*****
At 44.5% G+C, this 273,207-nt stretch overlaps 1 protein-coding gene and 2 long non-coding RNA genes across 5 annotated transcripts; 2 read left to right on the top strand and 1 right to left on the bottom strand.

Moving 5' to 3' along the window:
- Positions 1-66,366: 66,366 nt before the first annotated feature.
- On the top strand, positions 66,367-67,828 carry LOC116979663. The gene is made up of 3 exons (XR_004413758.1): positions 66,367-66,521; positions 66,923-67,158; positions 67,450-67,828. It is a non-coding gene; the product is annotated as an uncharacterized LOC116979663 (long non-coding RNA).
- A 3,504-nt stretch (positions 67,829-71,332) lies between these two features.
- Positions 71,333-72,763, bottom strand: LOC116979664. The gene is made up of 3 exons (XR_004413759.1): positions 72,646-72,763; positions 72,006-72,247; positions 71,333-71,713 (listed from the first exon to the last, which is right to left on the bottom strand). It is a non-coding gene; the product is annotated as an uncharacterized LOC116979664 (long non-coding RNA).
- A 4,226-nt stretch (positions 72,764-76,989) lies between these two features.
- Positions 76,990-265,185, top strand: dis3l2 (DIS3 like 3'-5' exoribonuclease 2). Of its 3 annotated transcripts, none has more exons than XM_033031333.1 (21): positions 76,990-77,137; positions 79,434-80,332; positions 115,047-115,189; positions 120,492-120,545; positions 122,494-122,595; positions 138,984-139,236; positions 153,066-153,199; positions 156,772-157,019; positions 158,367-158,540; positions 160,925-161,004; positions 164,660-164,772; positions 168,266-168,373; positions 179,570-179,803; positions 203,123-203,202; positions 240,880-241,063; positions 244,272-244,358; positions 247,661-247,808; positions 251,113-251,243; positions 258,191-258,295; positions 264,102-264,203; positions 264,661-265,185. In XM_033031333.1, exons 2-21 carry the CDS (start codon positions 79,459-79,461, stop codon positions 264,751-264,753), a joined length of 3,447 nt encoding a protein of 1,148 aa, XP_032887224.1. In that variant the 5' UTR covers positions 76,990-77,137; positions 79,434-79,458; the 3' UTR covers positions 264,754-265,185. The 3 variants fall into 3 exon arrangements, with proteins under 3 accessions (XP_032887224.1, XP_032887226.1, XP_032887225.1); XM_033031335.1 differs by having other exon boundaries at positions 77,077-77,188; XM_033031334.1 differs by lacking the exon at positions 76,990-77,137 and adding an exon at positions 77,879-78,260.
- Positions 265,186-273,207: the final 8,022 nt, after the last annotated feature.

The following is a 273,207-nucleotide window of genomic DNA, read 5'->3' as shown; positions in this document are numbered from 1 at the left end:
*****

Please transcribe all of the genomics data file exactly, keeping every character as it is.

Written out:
At 44.5% G+C, this 273,207-nt stretch overlaps 1 protein-coding gene and 2 long non-coding RNA genes across 5 annotated transcripts; 2 read left to right on the top strand and 1 right to left on the bottom strand.

Moving 5' to 3' along the window:
- Positions 1-66,366: 66,366 nt before the first annotated feature.
- On the top strand, positions 66,367-67,828 carry LOC116979663. The gene is made up of 3 exons (XR_004413758.1): positions 66,367-66,521; positions 66,923-67,158; positions 67,450-67,828. It is a non-coding gene; the product is annotated as an uncharacterized LOC116979663 (long non-coding RNA).
- A 3,504-nt stretch (positions 67,829-71,332) lies between these two features.
- Positions 71,333-72,763, bottom strand: LOC116979664. The gene is made up of 3 exons (XR_004413759.1): positions 72,646-72,763; positions 72,006-72,247; positions 71,333-71,713 (listed from the first exon to the last, which is right to left on the bottom strand). It is a non-coding gene; the product is annotated as an uncharacterized LOC116979664 (long non-coding RNA).
- A 4,226-nt stretch (positions 72,764-76,989) lies between these two features.
- Positions 76,990-265,185, top strand: dis3l2 (DIS3 like 3'-5' exoribonuclease 2). Of its 3 annotated transcripts, none has more exons than XM_033031333.1 (21): positions 76,990-77,137; positions 79,434-80,332; positions 115,047-115,189; positions 120,492-120,545; positions 122,494-122,595; positions 138,984-139,236; positions 153,066-153,199; positions 156,772-157,019; positions 158,367-158,540; positions 160,925-161,004; positions 164,660-164,772; positions 168,266-168,373; positions 179,570-179,803; positions 203,123-203,202; positions 240,880-241,063; positions 244,272-244,358; positions 247,661-247,808; positions 251,113-251,243; positions 258,191-258,295; positions 264,102-264,203; positions 264,661-265,185. In XM_033031333.1, exons 2-21 carry the CDS (start codon positions 79,459-79,461, stop codon positions 264,751-264,753), a joined length of 3,447 nt encoding a protein of 1,148 aa, XP_032887224.1. In that variant the 5' UTR covers positions 76,990-77,137; positions 79,434-79,458; the 3' UTR covers positions 264,754-265,185. The 3 variants fall into 3 exon arrangements, with proteins under 3 accessions (XP_032887224.1, XP_032887226.1, XP_032887225.1); XM_033031335.1 differs by having other exon boundaries at positions 77,077-77,188; XM_033031334.1 differs by lacking the exon at positions 76,990-77,137 and adding an exon at positions 77,879-78,260.
- Positions 265,186-273,207: the final 8,022 nt, after the last annotated feature.

The following is a 273,207-nucleotide window of genomic DNA, read 5'->3' as shown; positions in this document are numbered from 1 at the left end: